- Suzhou embroidery, silk fans, musical instruments, scroll mounting, lanterns, mahogany furniture, and jade carving are available at discount prices since they are made or created within the city. Suzhou double-sided embroidery, in which the same picture is rendered in great detail on both sides of a silk screen and the knots are tied in the middle, is a traditional Suzhou specialty and is absolutely amazing. The needles used for this work are finer than a human hair. Be aware that the lower-priced examples of Suzhou embroidery sold to many tourists are probably made by machines.
- Freshwater pearls- The Suzhou area is part of the largest freshwater pearl-producing region in the world. Pearls can be bought in every conceivable price and quality range, either singly or as strings or jewelry.
- Sandalwood fans- folding fans made from thin ornately-stamped sheets of sandalwood- are another very old Suzhou craft and widely sold around the city. The scent of the breeze they generate while fanning is heavenly. Cheap versions are probably more mundane wood dipped in sandalwood oil, and will lose their scent rather quickly.
- Tea is produced in Suzhou; the most famous locally-produced green tea is called 'Biluochun' and is quite nice indeed. Large shops with endless varieties of tea can be found all around the city, and some have seating where you will be encouraged to come sit and try a pot.
- Snuff bottles are also a long-standing Suzhou craft that remains popular today. Tiny glass bottles are delicately painted on the inside with elaborate and beautiful pictures. The best ones are truly incredible works of art.
24-hour convenience stores (bian li dian) are located on almost every street corner and sell commodities such as soft drinks, snacks (hot and cold), beer, condoms, cigarettes and magazines and whilst a little more expensive than large supermarkets they are still very good value. The 3 most prominent chains are KeDi, C-Store and FamilyMart. There are also many large supermarkets scattered around the suburbs - the most centrally-located is Wal-mart, located in the InCity Plaza shopping mall between Pingjiang District and the SIP development zone (bus 2 from downtown).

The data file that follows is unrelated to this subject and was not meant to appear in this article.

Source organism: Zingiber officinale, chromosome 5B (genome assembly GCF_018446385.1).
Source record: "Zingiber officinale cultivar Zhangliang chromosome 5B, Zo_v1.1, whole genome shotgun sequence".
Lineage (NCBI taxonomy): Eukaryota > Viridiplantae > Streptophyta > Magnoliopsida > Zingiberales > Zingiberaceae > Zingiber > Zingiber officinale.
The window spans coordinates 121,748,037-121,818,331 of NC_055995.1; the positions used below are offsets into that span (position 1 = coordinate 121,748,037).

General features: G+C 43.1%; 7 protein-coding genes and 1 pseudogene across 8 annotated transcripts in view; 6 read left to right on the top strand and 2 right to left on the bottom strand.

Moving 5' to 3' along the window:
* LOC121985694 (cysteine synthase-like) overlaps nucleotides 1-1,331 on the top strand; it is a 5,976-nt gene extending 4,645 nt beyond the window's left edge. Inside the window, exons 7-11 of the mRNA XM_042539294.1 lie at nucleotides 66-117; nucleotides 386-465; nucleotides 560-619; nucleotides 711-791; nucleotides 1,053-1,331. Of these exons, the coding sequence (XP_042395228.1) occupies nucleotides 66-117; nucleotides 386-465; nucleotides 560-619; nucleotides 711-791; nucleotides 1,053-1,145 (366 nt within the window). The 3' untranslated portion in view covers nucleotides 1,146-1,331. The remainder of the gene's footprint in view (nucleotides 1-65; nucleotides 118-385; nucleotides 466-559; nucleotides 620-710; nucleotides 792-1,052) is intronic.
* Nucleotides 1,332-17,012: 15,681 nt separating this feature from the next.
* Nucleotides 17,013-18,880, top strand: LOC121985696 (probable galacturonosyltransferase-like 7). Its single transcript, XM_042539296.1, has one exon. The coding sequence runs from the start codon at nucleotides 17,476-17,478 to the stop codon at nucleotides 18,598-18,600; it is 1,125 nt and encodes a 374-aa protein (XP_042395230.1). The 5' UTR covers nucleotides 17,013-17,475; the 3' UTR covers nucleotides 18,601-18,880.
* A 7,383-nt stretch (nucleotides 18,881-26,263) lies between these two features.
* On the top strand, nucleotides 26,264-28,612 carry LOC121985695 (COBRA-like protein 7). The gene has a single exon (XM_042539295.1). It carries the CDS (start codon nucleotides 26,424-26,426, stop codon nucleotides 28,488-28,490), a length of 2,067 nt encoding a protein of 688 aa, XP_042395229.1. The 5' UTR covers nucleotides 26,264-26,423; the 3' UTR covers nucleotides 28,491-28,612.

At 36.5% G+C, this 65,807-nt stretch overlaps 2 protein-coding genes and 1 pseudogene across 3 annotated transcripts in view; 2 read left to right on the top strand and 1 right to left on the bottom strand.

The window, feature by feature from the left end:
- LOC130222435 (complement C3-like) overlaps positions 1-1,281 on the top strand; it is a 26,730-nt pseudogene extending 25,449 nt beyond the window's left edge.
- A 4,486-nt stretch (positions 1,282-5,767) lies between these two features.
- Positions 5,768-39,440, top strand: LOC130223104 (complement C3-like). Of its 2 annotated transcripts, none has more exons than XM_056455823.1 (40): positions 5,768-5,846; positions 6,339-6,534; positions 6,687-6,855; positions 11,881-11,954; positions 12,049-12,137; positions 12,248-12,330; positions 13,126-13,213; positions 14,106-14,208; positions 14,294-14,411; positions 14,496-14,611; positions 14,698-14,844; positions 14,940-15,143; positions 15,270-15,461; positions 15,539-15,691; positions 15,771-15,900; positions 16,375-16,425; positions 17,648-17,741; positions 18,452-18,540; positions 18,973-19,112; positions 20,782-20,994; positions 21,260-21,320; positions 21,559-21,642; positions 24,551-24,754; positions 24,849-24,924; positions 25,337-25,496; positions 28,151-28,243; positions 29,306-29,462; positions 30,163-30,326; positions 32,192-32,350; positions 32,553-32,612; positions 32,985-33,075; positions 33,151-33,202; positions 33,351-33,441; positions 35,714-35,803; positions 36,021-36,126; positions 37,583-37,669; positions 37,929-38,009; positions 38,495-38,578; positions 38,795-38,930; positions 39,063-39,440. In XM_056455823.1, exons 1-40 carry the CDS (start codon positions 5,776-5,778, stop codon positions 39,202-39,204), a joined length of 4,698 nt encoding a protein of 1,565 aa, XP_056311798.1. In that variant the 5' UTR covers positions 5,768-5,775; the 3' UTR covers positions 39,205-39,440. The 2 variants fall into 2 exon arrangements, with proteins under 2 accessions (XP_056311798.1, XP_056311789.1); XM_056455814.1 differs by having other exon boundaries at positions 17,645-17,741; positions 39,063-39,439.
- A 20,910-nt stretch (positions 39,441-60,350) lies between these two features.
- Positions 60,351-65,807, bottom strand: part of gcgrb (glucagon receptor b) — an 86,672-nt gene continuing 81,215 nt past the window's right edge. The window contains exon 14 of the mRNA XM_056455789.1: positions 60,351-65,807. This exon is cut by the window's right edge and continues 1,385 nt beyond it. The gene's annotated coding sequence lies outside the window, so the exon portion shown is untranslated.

Suzhou has its own unique, slightly sweet cuisine. Local dishes here tend to have very light and delicate flavors, and there is a huge fondness for freshwater fish and shellfish. Some traditional sweets made from glutinous rice paste are an old tradition here; these will generally baffle most Western palates. A Suzhou specialty popular with many visitors is 'Song Shu Gui Yu', often rendered in English something like "Squirrel-Shaped Mandarin Fish": the meat of a large fish is delicately cut into strips, breaded in flour, fried, and served covered with pine nuts and a sweet-and-sour sauce. It looks a little like a squirrel's tail...if you've drunk enough of the local spirits or rice wine.
- Harbin Dumplings on Shizi Jie. The dumplings are much cheaper than the better-known Yang Yang Dumplings, and just as good.
- Sicily, In the Guanqian (walking street) area very near Renmin Road and Ganjing Road. Very good Italian food at near Chinese prices.
- Vegetarian Food, near corner of Gong Xiang and Furenfang Xiang, across from Christian church. Awesome vegetarian menu (especially the noodle dishes), served at insanely low prices (i.e. hearty dinner for two for ¥70.)
- A Bing Cangshu Mutton Soup, 332 Pi Shi Street. Has a long history. People in Suzhou like the soup very much. It is delicious but very cheap--only ¥20/Person. Eat it once you will twice.
- Let's Rock Hong Kong Restaurant (Hao3 Yue4) , 403 Shi Quan Street. A fun, modern little restaurant with great Hong Kong/Cantonese food. Good dim sum- these folks make a serious Barbecued Pork Bun (Cha Shao Bao). The menu offers lots of quick, inexpensive dishes. - recent name change but same owners & chef
- Good Eats, now in Shamrock Irish Bar, ShiQianJie. North American fast foods like wraps, hamburgers, etc. Arguably one of the better hamburgers-n-fries sold in China. The Baltimore and California burgers are strongly recommended. - intermittent hours of operation
- Meimei, - very affordable dimsum and Chinese food.
SplurgeYou can go to Li Gong waterside and you will find the famous Suzhou local food and western food. Many of the 4- and 5-star hotels have good buffets in the ¥160-600 range depending on location.
Shiquan Street is the main bar area. It is also the entertainment district for guys looking for a little conversation with gals. Quite a number of the bars on this street are thinly-veiled fronts for the world's oldest profession; numbers of very friendly young ladies sitting around the bar or standing in doorways to tempt in passers-by are an easily-recognized signal. Those wishing to avail themselves of such diversions are encouraged to exercise extreme caution, not overdo the drinking, ask the cost of everything (including the room you are taken to) before accepting it, and never pay anything in advance. Some of the better known ones (safer?) are "The Moon Bar" aka 'The Danish Embassy", known for its regular crowd of locals, The Blue Lady Bar and The Red Lion Bar - all within the block between FengHuangJie and Suzhou Hotel. All offer drinks without other services and they won't bother you is you are not partaking further!
During the day, Shi Quan Street is an important shopping district- prices there tend to be high but quality is also often better than most.